Marriage · Men · Whispers of Faith · Women

Submission: A Dirty Word or a Path to Fulfillment?

(Much of this content first appeared in a seminar I gave in spring 2018 entitled “Redeemed Womanhood: An Alternative to Cultural Feminism.” You can see the rest of the content in these blog posts on “Why I’m Not a Feminist …”, “Does the Answer to a Woman’s Identity Crisis Lie in Her Career?”, and “Should Mamas Stay Home with their Babies?”)

It’s no secret that the Biblical roles of men and women have been completely rejected by our culture in recent decades, being described as “oppressive,” “the patriarchy,” “demeaning,” and “offensive.” And in truth, many are reacting mostly against a word which has come to have only negative connotations in our society – submission.

I have struggled with this idea myself over the years – wrestling with what it truly means and how it’s practically played out in a God-honoring way, when I feel the tug of wanting to make my own decisions and not wanting to be “ruled” over by a man.

But what I have come to discover is that I – along with so many others in our culture – are reacting not so much to the roles of men and women that God has designed – but to how they’ve been portrayed. We’ve had broken representations of these roles in our society, and because of that, we’ve recoiled from them.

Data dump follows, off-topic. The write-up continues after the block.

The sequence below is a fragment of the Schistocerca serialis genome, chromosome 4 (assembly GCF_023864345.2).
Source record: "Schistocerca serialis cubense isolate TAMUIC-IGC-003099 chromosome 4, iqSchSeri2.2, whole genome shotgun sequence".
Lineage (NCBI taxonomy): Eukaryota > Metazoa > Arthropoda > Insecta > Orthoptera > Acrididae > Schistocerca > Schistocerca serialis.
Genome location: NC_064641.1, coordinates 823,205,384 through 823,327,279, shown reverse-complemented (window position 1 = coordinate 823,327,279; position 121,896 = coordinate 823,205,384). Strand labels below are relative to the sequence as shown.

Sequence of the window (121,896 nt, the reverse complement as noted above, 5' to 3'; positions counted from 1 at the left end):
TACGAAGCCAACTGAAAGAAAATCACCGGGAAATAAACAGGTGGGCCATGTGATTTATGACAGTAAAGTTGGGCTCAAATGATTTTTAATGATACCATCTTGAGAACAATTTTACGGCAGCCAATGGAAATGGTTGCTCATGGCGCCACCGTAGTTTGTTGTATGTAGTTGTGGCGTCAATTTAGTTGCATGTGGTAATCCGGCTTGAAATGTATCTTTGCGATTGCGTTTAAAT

And unfortunately, this has been true even in the church, where men and women have not interpreted God’s biblical design correctly and in sinful ways have corrupted them.

However, when I began studying the roles of manhood and womanhood the way that God designed them – as well as the ultimate example of submission in Christ Himself – the negative shades began to melt into the brightest colors of beauty. When I talked to godly men and women whom I respect and saw the example of their lives portraying these roles accurately, they became something alluring and freeing, not something repulsive and restricting.

And ultimately, I came to see this truth that replaces the lies of the culture: that God is ultimately in charge of our lives, and when men and women both submit to Him and gladly, humbly carry out their roles, He is most exalted and glorified.

Biblical Manhood and Womanhood Defined

Really, we can’t say that we’re the ones in charge of our lives and destinies, when it is God who sovereignly directs the events of our lives, holds our futures in His hands, and designs us to play a specific role in society. And part of His design is in making us uniquely man or uniquely woman.

What do I mean by those specific roles? Let me borrow the definitions of these roles from John Piper, who said it best in his book Recovering Biblical Manhood & Womanhood –

“At the heart of mature masculinity is a sense of benevolent responsibility to lead, provide for, and protect women in ways appropriate to a man’s differing relationships.”

And for womanhood – “At the heart of mature femininity is a freeing disposition to affirm, receive, and nurture strength and leadership from worthy men in ways appropriate to a woman’s differing relationships.”